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USA 1984
Directed by
Rob Reiner
82 minutes
Rated M

Reviewed by
Bernard Hemingway
3 stars

This Is Spinal Tap

Some people swear by this parody of a rock documentary about a has-been British heavy-metal band on a misguided tour of the U.S.of A. Production-wise it is admittedly spot-on (complete with "archival" footage of the lads’ early pop and flower-power incarnations), but since the real thing is sufficiently risible as to give one equal satisfaction is it really that funny?.

The film fills us in on the history of Spinal Tap, a band which in the best British tradition started life as a skiffle band, eventually maturing into an R&B act called the Thamesmen (their hit was "Gimme Some Money"). After going through a psychedelic period with "Listen to the Flower People," the band mutated into Spinal Tap, and hit the big time in the days of glam rock.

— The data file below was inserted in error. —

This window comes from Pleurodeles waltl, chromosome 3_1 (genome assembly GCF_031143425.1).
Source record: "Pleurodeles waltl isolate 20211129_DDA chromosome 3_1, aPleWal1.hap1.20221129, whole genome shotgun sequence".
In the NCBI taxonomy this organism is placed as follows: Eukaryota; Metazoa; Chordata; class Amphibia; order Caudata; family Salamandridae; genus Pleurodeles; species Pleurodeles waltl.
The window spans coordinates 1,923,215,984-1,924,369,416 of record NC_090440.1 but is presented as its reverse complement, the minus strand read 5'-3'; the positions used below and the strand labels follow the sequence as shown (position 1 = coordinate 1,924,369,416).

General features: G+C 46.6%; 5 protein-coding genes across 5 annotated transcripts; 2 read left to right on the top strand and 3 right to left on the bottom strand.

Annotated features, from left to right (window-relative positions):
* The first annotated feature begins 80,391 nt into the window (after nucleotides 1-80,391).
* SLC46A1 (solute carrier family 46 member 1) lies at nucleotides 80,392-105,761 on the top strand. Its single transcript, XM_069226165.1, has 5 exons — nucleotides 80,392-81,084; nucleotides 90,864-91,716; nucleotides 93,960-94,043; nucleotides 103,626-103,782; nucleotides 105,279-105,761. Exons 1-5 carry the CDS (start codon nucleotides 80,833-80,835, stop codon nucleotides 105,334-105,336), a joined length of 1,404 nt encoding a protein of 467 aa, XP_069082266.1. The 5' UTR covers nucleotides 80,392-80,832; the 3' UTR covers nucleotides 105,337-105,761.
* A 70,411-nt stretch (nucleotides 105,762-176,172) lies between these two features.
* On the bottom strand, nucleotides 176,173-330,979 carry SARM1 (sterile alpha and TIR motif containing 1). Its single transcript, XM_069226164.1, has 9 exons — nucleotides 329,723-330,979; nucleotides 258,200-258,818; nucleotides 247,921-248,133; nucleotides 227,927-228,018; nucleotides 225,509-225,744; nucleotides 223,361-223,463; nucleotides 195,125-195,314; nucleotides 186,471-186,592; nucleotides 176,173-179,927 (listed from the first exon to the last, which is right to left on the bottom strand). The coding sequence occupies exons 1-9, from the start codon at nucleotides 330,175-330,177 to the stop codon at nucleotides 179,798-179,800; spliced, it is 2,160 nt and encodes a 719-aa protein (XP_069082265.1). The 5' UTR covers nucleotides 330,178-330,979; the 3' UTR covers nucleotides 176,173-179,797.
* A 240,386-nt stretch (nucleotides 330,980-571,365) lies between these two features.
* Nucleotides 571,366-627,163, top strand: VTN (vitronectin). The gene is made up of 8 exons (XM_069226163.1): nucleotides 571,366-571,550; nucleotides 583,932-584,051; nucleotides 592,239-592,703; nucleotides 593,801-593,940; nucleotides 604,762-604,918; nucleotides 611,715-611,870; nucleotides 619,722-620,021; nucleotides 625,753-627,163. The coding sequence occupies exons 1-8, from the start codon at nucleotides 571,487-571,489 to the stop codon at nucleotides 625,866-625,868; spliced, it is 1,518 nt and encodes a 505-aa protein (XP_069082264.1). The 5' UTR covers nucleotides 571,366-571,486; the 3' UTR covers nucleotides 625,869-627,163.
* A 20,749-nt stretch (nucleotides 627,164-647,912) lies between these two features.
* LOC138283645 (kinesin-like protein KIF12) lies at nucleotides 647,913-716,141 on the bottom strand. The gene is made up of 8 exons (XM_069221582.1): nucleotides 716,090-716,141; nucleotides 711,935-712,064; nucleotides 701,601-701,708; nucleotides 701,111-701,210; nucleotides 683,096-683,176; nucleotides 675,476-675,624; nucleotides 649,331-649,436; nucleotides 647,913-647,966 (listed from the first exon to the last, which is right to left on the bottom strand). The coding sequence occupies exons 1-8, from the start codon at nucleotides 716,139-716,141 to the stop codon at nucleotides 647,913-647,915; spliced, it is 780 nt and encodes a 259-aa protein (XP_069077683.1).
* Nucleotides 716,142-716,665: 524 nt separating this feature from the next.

Now fallen by the wayside and on an American tour to promote their new LP “Smell the Glove", we witness the back-stage farcicalities that we have since seen in many straight rock documentaries such as Metallica: Some Kind Of Monster as one thing after another goes wrong and nerves fray.

Christopher Guest, Michael McKean and Harry Shearer (who play band members Nigel Tufnel, David St. Hubbins and Derek Smalls) and director Rob Reiner (who plays the director Marty DiBergi) are credited as screenwriters but apparently the dialogue was largely improvised.

Whilst really only mildly amusing it was however a pioneering benchmark the now common “mockumentary” genre (Eric Idle's 1878 Beatles spoof, All You Need Is Cash was an earlier example but it didn't have the success or uptake of this film) and, as seems to be the nature of things, that has guaranteed its place in cult cinema history. 

FYI: After the film's initial release, McKean, Guest, and Shearer did a short club tour as Spinal Tap. The "band" reunited in 1992 for a new album, "Break Like The Wind", followed by a TV special, The Return of Spinal Tap.

 

 

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